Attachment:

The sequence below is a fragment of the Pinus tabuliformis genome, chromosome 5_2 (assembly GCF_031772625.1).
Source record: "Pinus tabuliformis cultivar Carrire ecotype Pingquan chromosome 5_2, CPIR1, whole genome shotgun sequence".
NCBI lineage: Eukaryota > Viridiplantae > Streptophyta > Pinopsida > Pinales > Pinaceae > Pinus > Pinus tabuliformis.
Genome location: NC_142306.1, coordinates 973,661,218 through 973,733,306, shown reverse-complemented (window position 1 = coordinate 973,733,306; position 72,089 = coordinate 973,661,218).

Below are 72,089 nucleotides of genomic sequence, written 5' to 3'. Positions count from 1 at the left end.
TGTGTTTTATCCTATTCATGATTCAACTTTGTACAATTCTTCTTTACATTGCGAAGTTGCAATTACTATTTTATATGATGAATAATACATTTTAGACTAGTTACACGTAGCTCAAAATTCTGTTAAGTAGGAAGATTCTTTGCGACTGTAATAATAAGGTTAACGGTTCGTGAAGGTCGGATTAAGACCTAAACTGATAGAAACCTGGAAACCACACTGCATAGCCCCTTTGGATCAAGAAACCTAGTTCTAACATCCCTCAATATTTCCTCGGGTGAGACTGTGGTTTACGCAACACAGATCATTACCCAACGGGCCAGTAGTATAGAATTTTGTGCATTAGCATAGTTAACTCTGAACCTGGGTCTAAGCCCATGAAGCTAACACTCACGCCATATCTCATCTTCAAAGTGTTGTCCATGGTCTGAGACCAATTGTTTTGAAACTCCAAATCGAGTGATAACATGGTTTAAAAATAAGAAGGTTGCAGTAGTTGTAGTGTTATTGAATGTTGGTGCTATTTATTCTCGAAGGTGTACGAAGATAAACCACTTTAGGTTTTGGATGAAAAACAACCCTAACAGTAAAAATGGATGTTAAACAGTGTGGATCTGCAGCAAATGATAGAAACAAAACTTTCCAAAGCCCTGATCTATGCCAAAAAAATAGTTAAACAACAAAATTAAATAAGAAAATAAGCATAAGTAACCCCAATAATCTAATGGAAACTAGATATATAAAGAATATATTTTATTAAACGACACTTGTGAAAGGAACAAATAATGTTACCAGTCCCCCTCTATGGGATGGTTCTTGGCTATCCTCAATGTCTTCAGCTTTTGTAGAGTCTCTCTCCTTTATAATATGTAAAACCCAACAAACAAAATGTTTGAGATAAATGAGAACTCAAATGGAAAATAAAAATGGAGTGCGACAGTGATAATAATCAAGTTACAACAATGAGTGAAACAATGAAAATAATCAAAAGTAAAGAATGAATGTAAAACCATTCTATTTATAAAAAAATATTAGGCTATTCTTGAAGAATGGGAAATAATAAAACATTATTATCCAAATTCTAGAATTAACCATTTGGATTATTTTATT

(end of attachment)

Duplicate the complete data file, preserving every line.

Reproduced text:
The sequence below is a fragment of the Pinus tabuliformis genome, chromosome 5_2 (assembly GCF_031772625.1).
Source record: "Pinus tabuliformis cultivar Carrire ecotype Pingquan chromosome 5_2, CPIR1, whole genome shotgun sequence".
NCBI lineage: Eukaryota > Viridiplantae > Streptophyta > Pinopsida > Pinales > Pinaceae > Pinus > Pinus tabuliformis.
Genome location: NC_142306.1, coordinates 973,661,218 through 973,733,306, shown reverse-complemented (window position 1 = coordinate 973,733,306; position 72,089 = coordinate 973,661,218).

Below are 72,089 nucleotides of genomic sequence, written 5' to 3'. Positions count from 1 at the left end.
TGTGTTTTATCCTATTCATGATTCAACTTTGTACAATTCTTCTTTACATTGCGAAGTTGCAATTACTATTTTATATGATGAATAATACATTTTAGACTAGTTACACGTAGCTCAAAATTCTGTTAAGTAGGAAGATTCTTTGCGACTGTAATAATAAGGTTAACGGTTCGTGAAGGTCGGATTAAGACCTAAACTGATAGAAACCTGGAAACCACACTGCATAGCCCCTTTGGATCAAGAAACCTAGTTCTAACATCCCTCAATATTTCCTCGGGTGAGACTGTGGTTTACGCAACACAGATCATTACCCAACGGGCCAGTAGTATAGAATTTTGTGCATTAGCATAGTTAACTCTGAACCTGGGTCTAAGCCCATGAAGCTAACACTCACGCCATATCTCATCTTCAAAGTGTTGTCCATGGTCTGAGACCAATTGTTTTGAAACTCCAAATCGAGTGATAACATGGTTTAAAAATAAGAAGGTTGCAGTAGTTGTAGTGTTATTGAATGTTGGTGCTATTTATTCTCGAAGGTGTACGAAGATAAACCACTTTAGGTTTTGGATGAAAAACAACCCTAACAGTAAAAATGGATGTTAAACAGTGTGGATCTGCAGCAAATGATAGAAACAAAACTTTCCAAAGCCCTGATCTATGCCAAAAAAATAGTTAAACAACAAAATTAAATAAGAAAATAAGCATAAGTAACCCCAATAATCTAATGGAAACTAGATATATAAAGAATATATTTTATTAAACGACACTTGTGAAAGGAACAAATAATGTTACCAGTCCCCCTCTATGGGATGGTTCTTGGCTATCCTCAATGTCTTCAGCTTTTGTAGAGTCTCTCTCCTTTATAATATGTAAAACCCAACAAACAAAATGTTTGAGATAAATGAGAACTCAAATGGAAAATAAAAATGGAGTGCGACAGTGATAATAATCAAGTTACAACAATGAGTGAAACAATGAAAATAATCAAAAGTAAAGAATGAATGTAAAACCATTCTATTTATAAAAAAATATTAGGCTATTCTTGAAGAATGGGAAATAATAAAACATTATTATCCAAATTCTAGAATTAACCATTTGGATTATTTTATT